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Emory Lewis has been installed as the new president of the Whitesburg Jaycees. The new vice president is Herb Caudill. William Kiger is secretary and Jack Little is the treasurer.

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The Letcher County Fiscal Court’s operating budget for Fiscal Year 1954-55 is $167,470. The county lists its main source of income as property tax levies ($150,125).

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Miss Sibyl Dawahare, Mrs. Edward Dawahare, and Mrs. A. B. Kawaja are attending commencement at Harvard University this week. Their brother, A. F. Dawahare, is a member of the graduating class.

Wednesday, June 18, 1964

Letcher County’s budget for the fiscal year beginning July 1, 1964 totals $170,406.

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An article in The Mountain Eagle asks why roadside trees which do not hang over the road are being cut by the State Highway Department. The article says, “Most places in which the cutting has occurred have been hillsides which as far as we can see now have nothing left to hold the soil and prevent slides when winter comes . . . Personally we prefer the sight of redbud and dogwood blossoms in the spring and colorful foliage in the fall to empty tin cans and old car bodies.

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The Letcher County Board of Education voted to install new lights in the Whitesburg Grade School building. The board okayed the project after a delegation from the Parent-Teacher Association came before it to request new lighting. A survey made by Kentucky Power Company shows some grade school rooms have only seven candle power when they should have 70.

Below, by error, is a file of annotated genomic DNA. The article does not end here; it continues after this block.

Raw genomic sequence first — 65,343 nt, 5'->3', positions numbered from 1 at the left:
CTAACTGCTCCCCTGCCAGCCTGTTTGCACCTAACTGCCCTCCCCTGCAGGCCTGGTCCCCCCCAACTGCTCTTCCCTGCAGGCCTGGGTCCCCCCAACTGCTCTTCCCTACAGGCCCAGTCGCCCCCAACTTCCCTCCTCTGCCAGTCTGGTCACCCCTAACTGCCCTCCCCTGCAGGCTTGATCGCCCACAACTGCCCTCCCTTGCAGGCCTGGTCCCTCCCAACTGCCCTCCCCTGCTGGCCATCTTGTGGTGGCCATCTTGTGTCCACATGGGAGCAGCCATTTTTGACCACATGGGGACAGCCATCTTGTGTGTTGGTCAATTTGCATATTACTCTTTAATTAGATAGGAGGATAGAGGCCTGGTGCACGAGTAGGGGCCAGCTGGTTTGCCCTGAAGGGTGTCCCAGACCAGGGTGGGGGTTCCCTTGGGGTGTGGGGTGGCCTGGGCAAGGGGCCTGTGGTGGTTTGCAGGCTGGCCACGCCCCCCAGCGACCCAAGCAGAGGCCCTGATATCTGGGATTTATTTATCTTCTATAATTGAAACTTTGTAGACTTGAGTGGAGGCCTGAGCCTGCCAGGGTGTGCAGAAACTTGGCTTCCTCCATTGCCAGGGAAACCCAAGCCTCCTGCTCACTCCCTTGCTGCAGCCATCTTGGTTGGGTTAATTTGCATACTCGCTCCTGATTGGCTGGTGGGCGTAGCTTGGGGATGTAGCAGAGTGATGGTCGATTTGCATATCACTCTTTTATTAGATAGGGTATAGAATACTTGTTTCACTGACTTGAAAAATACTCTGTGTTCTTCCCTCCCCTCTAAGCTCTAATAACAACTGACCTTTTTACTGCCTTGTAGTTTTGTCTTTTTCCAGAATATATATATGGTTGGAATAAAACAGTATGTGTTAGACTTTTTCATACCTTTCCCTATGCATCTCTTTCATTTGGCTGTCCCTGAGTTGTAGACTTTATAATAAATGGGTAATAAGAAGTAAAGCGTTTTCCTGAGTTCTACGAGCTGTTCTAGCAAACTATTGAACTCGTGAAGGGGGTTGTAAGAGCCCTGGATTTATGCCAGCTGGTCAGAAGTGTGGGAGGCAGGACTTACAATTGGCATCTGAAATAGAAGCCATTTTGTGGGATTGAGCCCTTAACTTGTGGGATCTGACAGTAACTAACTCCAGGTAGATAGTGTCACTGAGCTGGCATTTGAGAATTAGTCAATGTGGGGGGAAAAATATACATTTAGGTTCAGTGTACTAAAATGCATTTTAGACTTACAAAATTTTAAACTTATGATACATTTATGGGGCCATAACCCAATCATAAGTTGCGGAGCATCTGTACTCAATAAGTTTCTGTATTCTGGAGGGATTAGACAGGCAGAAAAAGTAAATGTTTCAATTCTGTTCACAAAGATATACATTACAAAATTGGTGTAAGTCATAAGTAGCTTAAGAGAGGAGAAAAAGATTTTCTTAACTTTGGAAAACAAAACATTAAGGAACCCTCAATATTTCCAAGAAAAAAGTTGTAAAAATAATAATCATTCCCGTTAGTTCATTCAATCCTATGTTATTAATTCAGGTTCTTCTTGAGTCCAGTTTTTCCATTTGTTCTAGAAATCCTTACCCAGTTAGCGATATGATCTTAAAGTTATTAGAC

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Harlow Motor Co. is advertising compact Ford Falcons starting at $1,985. Luxurious Thunderbirds are much more costly — they start at $4,486 — while sporty Mustangs start at $2,368.

Thursday, June 20, 1974

The parents of five teenage boys arrested by a Whitesburg City policeman complained to the Whitesburg City Council. The teens were arrested on the bridge across the Kentucky River on Main Street in Whitesburg. Parents told councilmen they believe city police are deliberately harassing the group of youngster who frequently gather on the Main Street bridge.

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An editorial in The Mountain Eagle suggests that the City of Whitesburg use federal revenue-sharing money to build a bridge — a drawbridge to keep out all the Letcher Countians who live outside the city limits. “The town can, of course, permit outsiders to continue coming into town to spend their weekly paychecks or their dirty old government pensions,” the editorial says, “but once the shopping is done, the money is spent, the town has no use for them.”